The economy of Zhejiang Province has grown rapidly in recent years, particularly since the beginning of the 21st century and the per capita GDP in Hangzhou was $6,700 in 2006. The rise in living standards accompanying the economic growth has led to a demand for improved health care and in particular, the application of advanced medical technologies. Infant feeding practices are another part of the culture which has been influenced by economic development. There is now widespread promotion of infant formula and mothers are fascinated by the prospect of a high-technology product which promises much for their infants. On the other hand, cultural beliefs are still strong and most mothers commence breastfeeding, but they tend to combine this with infant formula in the early months of their infants' lives.
Chinese society has changed rapidly and in the "high-tech" city of Hangzhou it is now very common for women to pursue higher education and to marry later in life. The women of Hangzhou are highly educated and in our study 64.1% of the women had post secondary education compared with the rates of 18.2% in the suburban area and 24.0% in the rural area. Almost half of the mothers (45.5%) considered for recruitment into the study were not native residents of the city, compared to the suburban (18.4%) and the rural areas (3.7%). This reflects the dynamic nature of the Hangzhou population resulting from the rapid economic development.
There have been rapid changes in medical practice in the past decades and this is reflected in changes in birthing methods. Overall in the study, two thirds of mothers gave birth by caesarean section. The rates in the city and suburban and rural areas were 75.7%, 74%, and 52.7% respectively. After the Baby Friendly Hospital Initiative (BFHI) was promoted in China in the 1990s, the majority of hospitals in the Province reformed their obstetric practices. The hospital environment became friendly towards babies, as the Ten Steps to Successful Breastfeeding were required in all hospitals and maternal and child health centres. These included 'rooming in', early skin contact, early initiation of breastfeeding and the encouragement of mothers to breastfeed by the doctors and nurses in the obstetric departments. The Bureau of Public Health of Zhejiang Province was responsible for providing a team to regularly evaluate the Baby Friendly hospitals in the Province and to maintain the quality of the BFHI. In this atmosphere of encouragement, breastfeeding initiation rates improved. Almost all mothers understood the benefits of breastfeeding from antenatal classes, from postnatal education or from the media.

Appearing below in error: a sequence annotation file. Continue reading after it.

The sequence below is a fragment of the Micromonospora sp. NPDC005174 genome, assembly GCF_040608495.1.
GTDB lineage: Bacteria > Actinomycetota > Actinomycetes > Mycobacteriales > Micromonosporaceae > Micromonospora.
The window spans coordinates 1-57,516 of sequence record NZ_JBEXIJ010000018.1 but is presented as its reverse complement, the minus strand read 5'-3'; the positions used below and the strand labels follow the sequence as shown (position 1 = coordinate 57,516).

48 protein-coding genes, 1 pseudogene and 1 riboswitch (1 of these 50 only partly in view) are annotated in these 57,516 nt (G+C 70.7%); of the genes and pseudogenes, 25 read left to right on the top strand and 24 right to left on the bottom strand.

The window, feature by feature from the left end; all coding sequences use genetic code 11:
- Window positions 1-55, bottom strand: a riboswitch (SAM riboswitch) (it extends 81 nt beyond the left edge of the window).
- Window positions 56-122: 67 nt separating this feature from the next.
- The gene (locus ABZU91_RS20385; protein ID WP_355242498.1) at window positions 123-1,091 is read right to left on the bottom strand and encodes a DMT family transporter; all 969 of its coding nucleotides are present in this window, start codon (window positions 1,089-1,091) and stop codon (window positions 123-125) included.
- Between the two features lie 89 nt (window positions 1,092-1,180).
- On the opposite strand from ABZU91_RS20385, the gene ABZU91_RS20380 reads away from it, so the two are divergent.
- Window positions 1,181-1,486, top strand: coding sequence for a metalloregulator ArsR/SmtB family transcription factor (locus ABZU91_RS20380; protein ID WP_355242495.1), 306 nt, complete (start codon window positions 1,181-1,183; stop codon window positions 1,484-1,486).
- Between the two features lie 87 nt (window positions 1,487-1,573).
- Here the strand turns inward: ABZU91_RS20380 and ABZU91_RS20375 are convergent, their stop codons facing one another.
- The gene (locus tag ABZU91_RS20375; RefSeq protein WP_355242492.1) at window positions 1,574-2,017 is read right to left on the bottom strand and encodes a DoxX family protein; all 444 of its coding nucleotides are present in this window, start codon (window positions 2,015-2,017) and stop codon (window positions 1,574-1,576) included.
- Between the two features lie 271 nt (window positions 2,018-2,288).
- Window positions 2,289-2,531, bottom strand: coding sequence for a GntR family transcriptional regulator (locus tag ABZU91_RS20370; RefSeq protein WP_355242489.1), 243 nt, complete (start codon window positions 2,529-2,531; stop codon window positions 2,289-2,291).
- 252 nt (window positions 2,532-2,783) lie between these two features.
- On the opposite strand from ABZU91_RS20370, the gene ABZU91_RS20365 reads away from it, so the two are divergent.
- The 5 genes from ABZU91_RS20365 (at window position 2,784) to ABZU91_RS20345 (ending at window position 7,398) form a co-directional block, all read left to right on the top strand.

In our study more than 96% of mothers were breastfeeding their infants at discharge from hospital. The initiation of breastfeeding has returned to higher levels in the past two decades, and the rates of breastfeeding initiation in Zhejiang are now higher than reported from other provinces in China. A study of infant feeding in Xinjiang Uygur Autonomous China found an 'any breastfeeding' rate of 92.2% at discharge . The 'Beijing and Four Provinces Study' found that the 'ever breastfed' rate was 90.1% in China in 2002 . This rate was similar to an Australia infant feeding study from West Australia where 93.5% of mothers were breastfeeding at discharge from hospital .